On March 25, 2021, leaks were discovered in the containment wall of a 77-acre pond holding approximately 460 million gallons of wastewater at a former phosphate plant at Piney Point, Florida, about 20 miles south of Tampa. To prevent a collapse of the stack containment walls holding back wastewater, the Florida Department of Environmental Protection (FDEP) approved a controlled discharge from the site into Port Manatee.
On April 3, officials were notified that a potential breach of the south reservoir at the facility could flood roads and homes and wash into Tampa Bay. In response, Florida Gov. Ron DeSantis issued a State of Emergency to ensure resources were allocated for necessary response and recovery. Officials ordered the evacuation of more than 300 homes and closed off U.S. Highway 41 near the reservoir that same day. After data from the U.S. Army Corps of Engineers showed a diminished risk for an uncontrolled breach of water from the stacks, state officials lifted the evacuation order and re-opened the highway on April 6.
Wastewater leakage events such as this may have implications for water quality, ocean biology, health and ecosystem disaster risk. Because of this, NASA’s Earth Science Applied Sciences Disasters program area activated on April 8. NASA Disasters Program coordinators across the U.S. immediately mobilized to explore, assess and identify Earth-observation assets and data – including satellites, airborne, models, experts and partnerships – that might provide the most benefit. The program has engaged with relevant researchers, contacts, and global and local stakeholders seeking innovative solutions, whether those solutions are available from NASA or via the agency’s extensive and worldwide research community.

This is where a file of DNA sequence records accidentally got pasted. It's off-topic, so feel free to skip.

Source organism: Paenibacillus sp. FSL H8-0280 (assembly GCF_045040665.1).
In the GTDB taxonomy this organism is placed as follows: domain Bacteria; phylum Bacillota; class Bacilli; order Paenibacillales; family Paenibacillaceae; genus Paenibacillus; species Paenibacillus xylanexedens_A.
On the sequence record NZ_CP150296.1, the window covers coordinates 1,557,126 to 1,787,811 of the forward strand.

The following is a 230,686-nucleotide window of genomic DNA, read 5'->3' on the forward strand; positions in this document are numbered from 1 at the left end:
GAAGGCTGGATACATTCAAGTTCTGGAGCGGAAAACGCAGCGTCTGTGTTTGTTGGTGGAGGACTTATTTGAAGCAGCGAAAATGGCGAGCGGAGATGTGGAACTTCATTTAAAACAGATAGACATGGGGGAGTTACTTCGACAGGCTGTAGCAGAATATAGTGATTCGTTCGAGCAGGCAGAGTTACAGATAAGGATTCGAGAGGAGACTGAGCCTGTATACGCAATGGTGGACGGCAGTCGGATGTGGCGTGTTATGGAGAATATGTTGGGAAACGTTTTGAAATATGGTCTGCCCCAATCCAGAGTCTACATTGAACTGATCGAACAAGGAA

Satellites are critical tools for early detection and tracking potential environmental issues such as harmful algal blooms (HABs). Researchers can use several Earth-observing satellites, such as NASA’s Terra and Aqua satellites, the joint NASA/USGS Landsat satellites, and the European Space Agency’s Copernicus Sentinel-2 and Sentinel-3 satellites to monitor algal blooms from space. Factors such as the timing needed to capture a cloud-free image when a satellite passes over the algal bloom and resolution of the satellite instrument influence which satellites may deliver the most valuable results. Images such as the ones below can serve as a tracer of wastewater discharge. By combining the observations of red, green, and blue light reflected by the Earth at each 10 meter pixel, it is possible to visualize where the water is more blue (deep and clear water), green (somewhat more turbid water with some suspended particles such as phytoplankton), or yellow to brown (shallow vegetation or very turbid water with high concentrations of phytoplankton and colored dissolved organic matter).
On April 9, the damage to the containment walls appeared to be localized, and steps were taken to contain the potential for further containment failure. Additionally, the FDEP reported approximately 215 million gallons of wastewater had been discharged to the port; however, all controlled discharges of untreated water to Port Manatee and Piney Point Creek have been ceased since that day. Beginning April 16, FDEP noted bloom conditions in the localized area of previous discharges, but with test results measuring cyanotoxins in the water ranging from non-detection to trace levels. As of April 21, FDEP also reported no fish kills in the area.
NASA’s Disasters program area continues to coordinate with representatives from NOAA, the USF Institute for Marine Remote Sensing, the Florida Institute of Oceanography, and other programs from within NASA’s Earth Science Division.